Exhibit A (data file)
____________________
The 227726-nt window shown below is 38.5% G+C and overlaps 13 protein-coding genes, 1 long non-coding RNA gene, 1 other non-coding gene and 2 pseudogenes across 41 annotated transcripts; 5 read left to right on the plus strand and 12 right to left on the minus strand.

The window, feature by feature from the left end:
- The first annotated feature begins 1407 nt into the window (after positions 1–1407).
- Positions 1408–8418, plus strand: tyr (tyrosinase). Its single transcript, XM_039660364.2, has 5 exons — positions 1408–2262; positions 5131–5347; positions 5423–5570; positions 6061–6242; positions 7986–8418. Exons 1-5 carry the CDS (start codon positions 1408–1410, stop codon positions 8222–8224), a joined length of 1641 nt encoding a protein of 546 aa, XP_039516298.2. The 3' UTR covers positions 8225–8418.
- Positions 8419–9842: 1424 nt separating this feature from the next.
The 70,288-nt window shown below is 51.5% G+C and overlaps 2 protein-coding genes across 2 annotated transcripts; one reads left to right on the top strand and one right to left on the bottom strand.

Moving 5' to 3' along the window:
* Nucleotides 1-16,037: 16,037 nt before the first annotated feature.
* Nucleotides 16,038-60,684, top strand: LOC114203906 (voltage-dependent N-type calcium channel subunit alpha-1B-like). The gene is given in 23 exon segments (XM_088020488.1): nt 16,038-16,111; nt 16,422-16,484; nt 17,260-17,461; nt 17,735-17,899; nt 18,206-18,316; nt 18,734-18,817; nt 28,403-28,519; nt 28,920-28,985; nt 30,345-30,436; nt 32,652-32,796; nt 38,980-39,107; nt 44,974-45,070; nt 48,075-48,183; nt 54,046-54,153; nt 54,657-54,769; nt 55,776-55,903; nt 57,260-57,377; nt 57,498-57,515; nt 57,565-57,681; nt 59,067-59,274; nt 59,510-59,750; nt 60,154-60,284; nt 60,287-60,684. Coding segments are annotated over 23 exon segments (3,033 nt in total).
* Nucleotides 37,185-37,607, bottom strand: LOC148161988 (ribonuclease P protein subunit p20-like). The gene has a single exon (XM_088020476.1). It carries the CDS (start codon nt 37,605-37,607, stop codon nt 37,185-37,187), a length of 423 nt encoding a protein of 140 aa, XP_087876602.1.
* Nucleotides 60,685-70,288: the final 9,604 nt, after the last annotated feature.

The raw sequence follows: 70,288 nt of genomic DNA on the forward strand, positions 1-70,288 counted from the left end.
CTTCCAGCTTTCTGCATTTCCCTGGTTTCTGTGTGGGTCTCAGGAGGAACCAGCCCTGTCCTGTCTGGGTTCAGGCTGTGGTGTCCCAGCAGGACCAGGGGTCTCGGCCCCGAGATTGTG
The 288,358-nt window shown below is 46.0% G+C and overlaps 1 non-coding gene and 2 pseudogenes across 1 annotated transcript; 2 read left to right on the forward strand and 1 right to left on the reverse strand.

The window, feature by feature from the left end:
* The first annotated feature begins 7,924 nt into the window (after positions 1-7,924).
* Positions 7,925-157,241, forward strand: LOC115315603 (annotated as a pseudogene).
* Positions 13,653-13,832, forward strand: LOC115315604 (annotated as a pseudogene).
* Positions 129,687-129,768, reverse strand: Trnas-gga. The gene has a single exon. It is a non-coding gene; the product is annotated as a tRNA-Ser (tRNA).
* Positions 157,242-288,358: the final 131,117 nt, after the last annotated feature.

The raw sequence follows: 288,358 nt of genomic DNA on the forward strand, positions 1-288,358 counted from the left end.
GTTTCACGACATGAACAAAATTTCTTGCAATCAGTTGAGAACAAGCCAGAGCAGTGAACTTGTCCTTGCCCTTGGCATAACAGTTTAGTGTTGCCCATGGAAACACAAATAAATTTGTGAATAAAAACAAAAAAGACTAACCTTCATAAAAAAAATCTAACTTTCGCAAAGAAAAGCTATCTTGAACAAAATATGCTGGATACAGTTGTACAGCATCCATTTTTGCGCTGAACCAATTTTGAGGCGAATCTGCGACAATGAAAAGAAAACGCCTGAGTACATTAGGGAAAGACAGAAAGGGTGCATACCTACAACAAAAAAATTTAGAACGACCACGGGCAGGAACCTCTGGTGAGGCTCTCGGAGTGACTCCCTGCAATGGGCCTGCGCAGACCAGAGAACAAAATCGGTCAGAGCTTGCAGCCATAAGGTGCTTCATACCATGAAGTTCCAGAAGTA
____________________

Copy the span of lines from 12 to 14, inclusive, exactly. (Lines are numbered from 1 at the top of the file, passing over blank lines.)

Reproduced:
The raw sequence follows: 70,288 nt of genomic DNA on the forward strand, positions 1-70,288 counted from the left end.
CTTCCAGCTTTCTGCATTTCCCTGGTTTCTGTGTGGGTCTCAGGAGGAACCAGCCCTGTCCTGTCTGGGTTCAGGCTGTGGTGTCCCAGCAGGACCAGGGGTCTCGGCCCCGAGATTGTG
The 288,358-nt window shown below is 46.0% G+C and overlaps 1 non-coding gene and 2 pseudogenes across 1 annotated transcript; 2 read left to right on the forward strand and 1 right to left on the reverse strand.